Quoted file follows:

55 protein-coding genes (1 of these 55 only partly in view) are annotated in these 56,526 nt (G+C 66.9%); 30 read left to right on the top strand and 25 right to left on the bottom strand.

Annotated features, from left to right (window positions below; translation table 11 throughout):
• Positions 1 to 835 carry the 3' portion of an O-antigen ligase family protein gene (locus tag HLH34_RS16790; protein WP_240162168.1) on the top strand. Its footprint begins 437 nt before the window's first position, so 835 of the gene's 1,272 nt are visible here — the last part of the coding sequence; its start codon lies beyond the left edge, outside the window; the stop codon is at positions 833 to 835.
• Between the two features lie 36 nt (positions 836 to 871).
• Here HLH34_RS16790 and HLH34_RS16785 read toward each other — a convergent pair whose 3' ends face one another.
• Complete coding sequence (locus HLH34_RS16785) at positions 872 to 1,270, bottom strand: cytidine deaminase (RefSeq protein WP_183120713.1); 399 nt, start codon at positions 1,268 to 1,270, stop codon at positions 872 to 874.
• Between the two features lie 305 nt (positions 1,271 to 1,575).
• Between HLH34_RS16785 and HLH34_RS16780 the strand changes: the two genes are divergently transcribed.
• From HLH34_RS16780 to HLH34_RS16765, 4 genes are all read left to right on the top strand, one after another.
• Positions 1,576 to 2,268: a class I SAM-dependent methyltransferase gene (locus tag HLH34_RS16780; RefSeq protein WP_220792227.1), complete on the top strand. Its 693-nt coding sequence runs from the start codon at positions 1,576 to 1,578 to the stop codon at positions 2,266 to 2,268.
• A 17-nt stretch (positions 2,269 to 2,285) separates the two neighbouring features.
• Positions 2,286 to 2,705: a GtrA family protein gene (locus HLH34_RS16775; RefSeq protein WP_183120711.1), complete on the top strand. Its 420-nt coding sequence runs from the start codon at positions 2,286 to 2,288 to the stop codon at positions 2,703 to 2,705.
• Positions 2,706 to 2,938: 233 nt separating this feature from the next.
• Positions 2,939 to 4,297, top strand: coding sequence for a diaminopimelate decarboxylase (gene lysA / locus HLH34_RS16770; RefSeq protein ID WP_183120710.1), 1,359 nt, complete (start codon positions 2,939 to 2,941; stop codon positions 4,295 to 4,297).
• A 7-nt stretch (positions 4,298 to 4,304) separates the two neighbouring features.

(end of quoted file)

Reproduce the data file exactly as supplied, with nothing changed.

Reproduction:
55 protein-coding genes (1 of these 55 only partly in view) are annotated in these 56,526 nt (G+C 66.9%); 30 read left to right on the top strand and 25 right to left on the bottom strand.

Annotated features, from left to right (window positions below; translation table 11 throughout):
• Positions 1 to 835 carry the 3' portion of an O-antigen ligase family protein gene (locus tag HLH34_RS16790; protein WP_240162168.1) on the top strand. Its footprint begins 437 nt before the window's first position, so 835 of the gene's 1,272 nt are visible here — the last part of the coding sequence; its start codon lies beyond the left edge, outside the window; the stop codon is at positions 833 to 835.
• Between the two features lie 36 nt (positions 836 to 871).
• Here HLH34_RS16790 and HLH34_RS16785 read toward each other — a convergent pair whose 3' ends face one another.
• Complete coding sequence (locus HLH34_RS16785) at positions 872 to 1,270, bottom strand: cytidine deaminase (RefSeq protein WP_183120713.1); 399 nt, start codon at positions 1,268 to 1,270, stop codon at positions 872 to 874.
• Between the two features lie 305 nt (positions 1,271 to 1,575).
• Between HLH34_RS16785 and HLH34_RS16780 the strand changes: the two genes are divergently transcribed.
• From HLH34_RS16780 to HLH34_RS16765, 4 genes are all read left to right on the top strand, one after another.
• Positions 1,576 to 2,268: a class I SAM-dependent methyltransferase gene (locus tag HLH34_RS16780; RefSeq protein WP_220792227.1), complete on the top strand. Its 693-nt coding sequence runs from the start codon at positions 1,576 to 1,578 to the stop codon at positions 2,266 to 2,268.
• A 17-nt stretch (positions 2,269 to 2,285) separates the two neighbouring features.
• Positions 2,286 to 2,705: a GtrA family protein gene (locus HLH34_RS16775; RefSeq protein WP_183120711.1), complete on the top strand. Its 420-nt coding sequence runs from the start codon at positions 2,286 to 2,288 to the stop codon at positions 2,703 to 2,705.
• Positions 2,706 to 2,938: 233 nt separating this feature from the next.
• Positions 2,939 to 4,297, top strand: coding sequence for a diaminopimelate decarboxylase (gene lysA / locus HLH34_RS16770; RefSeq protein ID WP_183120710.1), 1,359 nt, complete (start codon positions 2,939 to 2,941; stop codon positions 4,295 to 4,297).
• A 7-nt stretch (positions 4,298 to 4,304) separates the two neighbouring features.